The figure shows the variation of swells directed at Zarautz over a normal northern hemisphere winter. It is based on 5048 NWW3 model predictions since 2006 (values every 3 hours). The wave model does not forecast wind and surf right at the coastline so we have chosen the best grid node based on what we know about Zarautz. In the case of Zarautz, the best grid node is 27 km away (17 miles).
The rose diagram describes the distribution of swell sizes and directions, while the graph at the bottom shows the same thing without direction information. Five colours illustrate increasing wave sizes. Blue shows the smallest swells, less that 0.5m (1.5 feet) high. These happened only 5% of the time. Green and yellow illustrate increasing swell sizes and biggest swells greater than >3m (>10ft) are shown in red. In either graph, the area of any colour is proportional to how commonly that size swell happens.
The diagram implies that the prevailing swell direction, shown by the longest spokes, was NW, whereas the the prevailing wind blows from the SSW. Because the wave model grid is out to sea, sometimes a strong offshore wind blows largest waves away from Zarautz and offshore. We lump these in with the no surf category of the bar chart. To avoid confusion we don't show these in the rose plot. Because wind determines whether or not waves are clean enough to surf at Zarautz, you can load a different image that shows only the swells that were predicted to coincide with glassy or offshore wind conditions. During a typical northern hemisphere winter, swells large enough to cause surfable waves at Zarautz run for about 95% of the time.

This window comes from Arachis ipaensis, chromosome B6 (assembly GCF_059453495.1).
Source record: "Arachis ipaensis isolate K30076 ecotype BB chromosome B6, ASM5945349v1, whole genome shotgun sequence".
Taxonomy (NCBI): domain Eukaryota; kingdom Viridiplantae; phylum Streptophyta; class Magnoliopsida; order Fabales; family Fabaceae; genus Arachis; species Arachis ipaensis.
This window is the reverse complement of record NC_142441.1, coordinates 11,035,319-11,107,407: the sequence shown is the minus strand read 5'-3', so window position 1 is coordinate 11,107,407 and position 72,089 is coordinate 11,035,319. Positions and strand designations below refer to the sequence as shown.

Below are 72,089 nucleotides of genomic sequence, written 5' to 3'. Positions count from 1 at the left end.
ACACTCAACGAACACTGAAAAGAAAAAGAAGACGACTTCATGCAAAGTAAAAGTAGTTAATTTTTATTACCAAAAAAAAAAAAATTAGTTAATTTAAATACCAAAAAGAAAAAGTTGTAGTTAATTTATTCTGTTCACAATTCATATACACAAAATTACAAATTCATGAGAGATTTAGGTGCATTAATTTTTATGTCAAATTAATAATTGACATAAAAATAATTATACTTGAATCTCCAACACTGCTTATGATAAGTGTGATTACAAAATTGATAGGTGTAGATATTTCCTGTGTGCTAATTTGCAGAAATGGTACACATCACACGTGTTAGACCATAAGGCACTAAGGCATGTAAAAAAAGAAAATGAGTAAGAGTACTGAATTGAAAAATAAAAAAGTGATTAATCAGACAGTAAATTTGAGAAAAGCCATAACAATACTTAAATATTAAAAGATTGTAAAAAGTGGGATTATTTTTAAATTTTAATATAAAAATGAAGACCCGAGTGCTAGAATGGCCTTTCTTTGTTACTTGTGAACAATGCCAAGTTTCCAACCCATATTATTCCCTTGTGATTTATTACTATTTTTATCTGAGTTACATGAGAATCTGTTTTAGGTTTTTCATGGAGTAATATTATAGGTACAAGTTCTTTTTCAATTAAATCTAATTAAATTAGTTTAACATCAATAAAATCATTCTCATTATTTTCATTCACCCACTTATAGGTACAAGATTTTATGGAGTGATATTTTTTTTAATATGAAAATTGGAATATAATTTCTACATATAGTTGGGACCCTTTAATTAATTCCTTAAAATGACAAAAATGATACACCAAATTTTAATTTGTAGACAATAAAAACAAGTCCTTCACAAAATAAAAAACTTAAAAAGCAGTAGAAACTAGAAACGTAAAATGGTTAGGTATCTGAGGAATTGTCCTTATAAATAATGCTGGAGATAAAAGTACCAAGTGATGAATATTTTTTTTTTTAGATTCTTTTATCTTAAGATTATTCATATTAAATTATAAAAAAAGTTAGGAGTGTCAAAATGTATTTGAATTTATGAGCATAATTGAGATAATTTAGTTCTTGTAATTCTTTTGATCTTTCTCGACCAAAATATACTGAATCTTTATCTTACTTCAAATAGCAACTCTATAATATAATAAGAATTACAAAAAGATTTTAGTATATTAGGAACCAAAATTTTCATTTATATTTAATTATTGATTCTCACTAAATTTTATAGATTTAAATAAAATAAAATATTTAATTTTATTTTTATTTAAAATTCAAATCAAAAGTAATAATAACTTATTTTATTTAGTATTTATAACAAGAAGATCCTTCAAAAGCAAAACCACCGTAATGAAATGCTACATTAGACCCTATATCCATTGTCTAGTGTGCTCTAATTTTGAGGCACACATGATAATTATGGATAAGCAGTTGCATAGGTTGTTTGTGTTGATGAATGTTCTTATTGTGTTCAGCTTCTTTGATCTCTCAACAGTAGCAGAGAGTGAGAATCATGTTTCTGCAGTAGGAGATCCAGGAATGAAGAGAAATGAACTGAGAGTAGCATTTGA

IMPORTANT: Beta version feature! Swell heights are open water values from NWW3. There is no attempt to model near-shore effects. Coastal wave heights will generally be less, especially if the break does not have unobstructed exposure to the open ocean.